Monday, September 29, 2008

Offshore Drilling and American Political Party Stances

Since 1981, drilling in the waters of the Atlantic and Pacific off U.S. shorelines has been banned under a federal moratorium. Last week, in response to high gas prices and continued dependence on an oil-based economy, the Democrat-controlled House voted 236-189 to open these offshore areas to exploration and drilling. If passed into law, the House bill would allow oil drilling 50 miles from shore with a state's permission and 100 miles from shore without a state's permission. The bill would also remove restrictions on oil shale drilling in the western United States (which the National Wildlife Federation called a "double disaster" for our climate), eliminate some tax credits currently held by oil companies, and require that 15% of U.S. energy production be by renewable sources by 2020.
The Republican view:

The McCain/Palin rallying cry has been "Drill, Baby, Drill!" House Republican leaders spent the summer holding weekly press conferences calling for resumed drilling. Sarah Palin, the Republican Vice-Presidential candidate, strongly supports oil exploration in her home state's Arctic National Wildlife Refuge. John McCain - who asks crowds at his campaign rallies for their support for drilling for oil wherever they happen to be standing - states that he will "cooperate with the...Department of Defense in the decisions to develop these resources," illustrating his belief that U.S. energy policy and the invasion and occupation of oil-rich nations are clearly linked.
The Democratic view:

The key word has been "compromise". House Speaker Nancy Pelosi traded support for a 27-year old moratorium on offshore drilling for slightly higher taxes on oil companies, who will likely immediately continue making record profits by passing increased costs onto customers. Instead of focusing on the need for new, truly clean energy sources, Barack Obama trumpets his willingness to work across the aisle on increasing vehicle fuel efficiency (instead of replacing polluting engines with replacement technologies) and further development of so-called "clean" coal. Obama's support for new coal development (and the mountaintop removal and strip mining we use to obtain it) is a step back to a 19th-century, not 21st-century, energy strategy.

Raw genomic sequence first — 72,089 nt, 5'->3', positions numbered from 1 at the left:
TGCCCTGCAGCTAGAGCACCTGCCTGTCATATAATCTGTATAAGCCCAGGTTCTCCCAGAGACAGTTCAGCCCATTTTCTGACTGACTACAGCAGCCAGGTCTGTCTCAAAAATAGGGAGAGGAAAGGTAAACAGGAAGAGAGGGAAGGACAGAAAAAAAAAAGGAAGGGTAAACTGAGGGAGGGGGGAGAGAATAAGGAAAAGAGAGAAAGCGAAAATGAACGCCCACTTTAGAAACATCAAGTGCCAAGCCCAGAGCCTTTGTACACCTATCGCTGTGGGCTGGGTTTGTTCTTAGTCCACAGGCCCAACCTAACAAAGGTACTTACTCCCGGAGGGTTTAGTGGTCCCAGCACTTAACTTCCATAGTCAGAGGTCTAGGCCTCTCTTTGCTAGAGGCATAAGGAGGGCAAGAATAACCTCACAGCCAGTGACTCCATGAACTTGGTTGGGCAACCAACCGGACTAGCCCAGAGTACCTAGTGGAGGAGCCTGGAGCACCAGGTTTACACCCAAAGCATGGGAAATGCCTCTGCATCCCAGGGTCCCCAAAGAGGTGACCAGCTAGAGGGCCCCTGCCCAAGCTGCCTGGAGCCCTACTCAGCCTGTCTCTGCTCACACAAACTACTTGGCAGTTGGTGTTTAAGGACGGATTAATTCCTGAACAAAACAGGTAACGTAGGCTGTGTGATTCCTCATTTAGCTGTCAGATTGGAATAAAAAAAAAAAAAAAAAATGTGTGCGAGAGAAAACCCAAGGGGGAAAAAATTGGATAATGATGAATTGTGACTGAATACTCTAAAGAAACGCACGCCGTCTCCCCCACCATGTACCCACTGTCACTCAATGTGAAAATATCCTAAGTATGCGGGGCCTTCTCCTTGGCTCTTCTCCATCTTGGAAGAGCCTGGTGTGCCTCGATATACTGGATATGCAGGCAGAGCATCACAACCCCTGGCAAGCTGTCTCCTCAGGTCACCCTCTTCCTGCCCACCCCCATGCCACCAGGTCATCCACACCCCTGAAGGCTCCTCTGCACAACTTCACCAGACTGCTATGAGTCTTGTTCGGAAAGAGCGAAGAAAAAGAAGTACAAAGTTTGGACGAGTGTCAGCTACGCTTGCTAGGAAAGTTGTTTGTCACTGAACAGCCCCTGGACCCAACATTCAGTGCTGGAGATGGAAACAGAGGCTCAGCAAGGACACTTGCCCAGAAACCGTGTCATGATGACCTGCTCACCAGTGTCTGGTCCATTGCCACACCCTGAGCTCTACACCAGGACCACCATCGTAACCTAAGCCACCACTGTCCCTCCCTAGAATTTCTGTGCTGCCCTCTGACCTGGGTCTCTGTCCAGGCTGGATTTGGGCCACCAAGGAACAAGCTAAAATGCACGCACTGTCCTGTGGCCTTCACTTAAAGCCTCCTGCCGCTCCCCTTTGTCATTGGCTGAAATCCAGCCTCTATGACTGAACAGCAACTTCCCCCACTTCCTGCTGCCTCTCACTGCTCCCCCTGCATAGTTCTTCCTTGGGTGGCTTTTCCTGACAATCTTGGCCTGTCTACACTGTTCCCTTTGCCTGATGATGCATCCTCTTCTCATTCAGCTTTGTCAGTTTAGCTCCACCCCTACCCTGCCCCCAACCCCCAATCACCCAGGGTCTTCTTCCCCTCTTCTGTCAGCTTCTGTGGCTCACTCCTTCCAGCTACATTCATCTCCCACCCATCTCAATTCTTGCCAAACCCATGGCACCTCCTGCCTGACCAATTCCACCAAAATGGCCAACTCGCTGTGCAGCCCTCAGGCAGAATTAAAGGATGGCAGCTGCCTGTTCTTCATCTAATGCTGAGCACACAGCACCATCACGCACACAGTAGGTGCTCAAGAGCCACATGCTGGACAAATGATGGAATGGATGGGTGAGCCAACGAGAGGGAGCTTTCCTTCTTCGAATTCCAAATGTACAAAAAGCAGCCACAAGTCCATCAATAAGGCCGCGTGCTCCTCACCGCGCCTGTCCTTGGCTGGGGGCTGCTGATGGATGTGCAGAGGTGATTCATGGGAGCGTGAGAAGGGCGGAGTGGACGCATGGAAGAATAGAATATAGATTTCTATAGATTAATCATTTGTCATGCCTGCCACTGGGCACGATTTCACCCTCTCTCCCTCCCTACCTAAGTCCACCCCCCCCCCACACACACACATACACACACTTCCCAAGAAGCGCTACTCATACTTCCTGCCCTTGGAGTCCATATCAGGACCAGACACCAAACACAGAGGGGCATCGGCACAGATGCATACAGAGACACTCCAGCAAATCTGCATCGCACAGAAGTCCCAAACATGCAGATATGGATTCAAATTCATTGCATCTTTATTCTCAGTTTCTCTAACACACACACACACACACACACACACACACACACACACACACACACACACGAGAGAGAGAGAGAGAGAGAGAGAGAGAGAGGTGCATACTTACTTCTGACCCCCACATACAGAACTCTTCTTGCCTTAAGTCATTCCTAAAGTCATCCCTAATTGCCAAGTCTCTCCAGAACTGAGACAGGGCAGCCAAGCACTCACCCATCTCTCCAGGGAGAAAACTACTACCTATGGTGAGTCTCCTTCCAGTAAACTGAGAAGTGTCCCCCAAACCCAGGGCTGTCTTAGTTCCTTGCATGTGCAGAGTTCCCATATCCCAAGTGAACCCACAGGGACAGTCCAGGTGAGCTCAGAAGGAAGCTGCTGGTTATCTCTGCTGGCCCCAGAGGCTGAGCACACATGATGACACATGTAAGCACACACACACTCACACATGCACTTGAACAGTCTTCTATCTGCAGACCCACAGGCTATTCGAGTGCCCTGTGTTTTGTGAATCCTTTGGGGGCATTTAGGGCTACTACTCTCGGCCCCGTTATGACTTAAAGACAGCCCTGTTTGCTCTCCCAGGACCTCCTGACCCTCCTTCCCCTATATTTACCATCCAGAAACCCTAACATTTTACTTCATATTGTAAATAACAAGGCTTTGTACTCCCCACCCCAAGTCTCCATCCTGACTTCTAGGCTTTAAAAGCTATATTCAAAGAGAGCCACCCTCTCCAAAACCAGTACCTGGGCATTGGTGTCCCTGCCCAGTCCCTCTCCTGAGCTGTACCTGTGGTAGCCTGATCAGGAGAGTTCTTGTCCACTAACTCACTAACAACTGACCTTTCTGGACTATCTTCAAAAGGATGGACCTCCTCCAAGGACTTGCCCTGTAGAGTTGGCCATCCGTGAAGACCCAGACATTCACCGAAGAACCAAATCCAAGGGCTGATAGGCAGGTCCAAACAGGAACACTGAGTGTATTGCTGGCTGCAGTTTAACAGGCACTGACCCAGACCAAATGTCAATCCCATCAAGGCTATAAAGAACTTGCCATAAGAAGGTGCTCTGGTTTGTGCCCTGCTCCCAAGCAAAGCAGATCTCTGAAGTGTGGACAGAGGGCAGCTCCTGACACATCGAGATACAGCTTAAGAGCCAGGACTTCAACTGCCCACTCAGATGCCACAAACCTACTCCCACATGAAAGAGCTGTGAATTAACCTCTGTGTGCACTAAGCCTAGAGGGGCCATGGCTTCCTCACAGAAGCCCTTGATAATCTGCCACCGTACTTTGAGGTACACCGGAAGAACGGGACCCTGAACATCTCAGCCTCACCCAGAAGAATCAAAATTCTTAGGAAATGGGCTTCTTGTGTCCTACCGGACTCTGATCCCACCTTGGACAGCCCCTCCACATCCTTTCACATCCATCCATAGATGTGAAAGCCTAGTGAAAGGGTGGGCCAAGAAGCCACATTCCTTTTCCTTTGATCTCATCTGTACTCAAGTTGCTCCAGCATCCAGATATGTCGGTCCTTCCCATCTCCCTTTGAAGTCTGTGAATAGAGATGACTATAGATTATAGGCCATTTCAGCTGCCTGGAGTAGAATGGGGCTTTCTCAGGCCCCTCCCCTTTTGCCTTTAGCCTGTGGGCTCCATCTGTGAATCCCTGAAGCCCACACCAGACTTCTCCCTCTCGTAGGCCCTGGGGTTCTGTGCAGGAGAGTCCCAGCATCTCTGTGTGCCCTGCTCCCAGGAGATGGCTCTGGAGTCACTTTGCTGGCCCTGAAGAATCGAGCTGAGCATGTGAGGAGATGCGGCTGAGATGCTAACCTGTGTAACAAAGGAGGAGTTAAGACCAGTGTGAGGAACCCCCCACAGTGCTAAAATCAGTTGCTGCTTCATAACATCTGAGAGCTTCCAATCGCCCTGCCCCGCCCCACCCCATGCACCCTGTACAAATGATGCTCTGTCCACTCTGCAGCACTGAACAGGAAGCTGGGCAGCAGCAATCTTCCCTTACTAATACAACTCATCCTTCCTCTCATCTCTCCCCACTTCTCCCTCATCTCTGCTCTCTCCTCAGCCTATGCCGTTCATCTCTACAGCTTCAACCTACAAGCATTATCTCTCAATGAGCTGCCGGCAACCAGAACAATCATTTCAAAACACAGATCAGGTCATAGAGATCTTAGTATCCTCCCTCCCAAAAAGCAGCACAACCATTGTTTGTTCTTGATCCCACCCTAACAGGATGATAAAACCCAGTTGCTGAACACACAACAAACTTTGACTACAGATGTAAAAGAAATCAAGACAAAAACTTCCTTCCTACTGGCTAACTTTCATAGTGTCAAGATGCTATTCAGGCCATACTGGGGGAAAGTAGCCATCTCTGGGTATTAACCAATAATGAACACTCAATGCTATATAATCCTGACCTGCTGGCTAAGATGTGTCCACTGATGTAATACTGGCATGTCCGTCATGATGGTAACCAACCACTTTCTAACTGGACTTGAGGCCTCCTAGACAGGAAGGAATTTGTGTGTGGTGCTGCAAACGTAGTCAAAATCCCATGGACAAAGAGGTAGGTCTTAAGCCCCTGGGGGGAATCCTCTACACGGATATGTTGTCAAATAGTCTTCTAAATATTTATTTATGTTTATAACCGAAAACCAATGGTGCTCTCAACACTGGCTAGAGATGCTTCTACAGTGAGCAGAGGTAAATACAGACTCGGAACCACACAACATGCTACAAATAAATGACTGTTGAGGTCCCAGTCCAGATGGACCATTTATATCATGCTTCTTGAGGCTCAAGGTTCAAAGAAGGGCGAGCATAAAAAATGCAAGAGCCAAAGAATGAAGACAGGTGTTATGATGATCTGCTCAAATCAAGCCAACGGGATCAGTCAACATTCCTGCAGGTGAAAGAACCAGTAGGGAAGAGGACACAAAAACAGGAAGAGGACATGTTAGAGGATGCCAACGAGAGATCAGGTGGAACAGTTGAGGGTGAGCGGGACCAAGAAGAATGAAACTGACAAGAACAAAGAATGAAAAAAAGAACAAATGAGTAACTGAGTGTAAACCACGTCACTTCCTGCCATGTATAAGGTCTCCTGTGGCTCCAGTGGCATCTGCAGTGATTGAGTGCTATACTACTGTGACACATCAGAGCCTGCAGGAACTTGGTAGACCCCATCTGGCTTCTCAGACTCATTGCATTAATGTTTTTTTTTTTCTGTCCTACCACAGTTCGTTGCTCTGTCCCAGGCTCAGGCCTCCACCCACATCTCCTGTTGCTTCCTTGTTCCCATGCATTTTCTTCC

The Green view:

We oppose the toxic and environmentally-destructive national oil-based energy strategy. We agree with the experts who insist that new sources of domestic oil could not be discovered, processed, and refined within a decade. We urge immediate investment in strategies that can have both a short-term and sustainable impact on our national energy strategy, such as solar, wind, and other non-polluting alternative energy sources.
As Green Party Presidential candidate Cynthia McKinney says, "Leave the Oil in the soil." We support leaving it in the soil, ocean floor, shale, and wherever else the oil parties imagine they might find it.
Help the Green Party win investments in sustainable alternative energy sources by investing in the McKinney/Clemente campaign and the Green Party of the United States. Democrats have called for increasing investments in renewable energy sources by a paltry 15% over the next decade - we can make real changes if you pledge to increase your support of the Green Party and its candidates by 15% right now!

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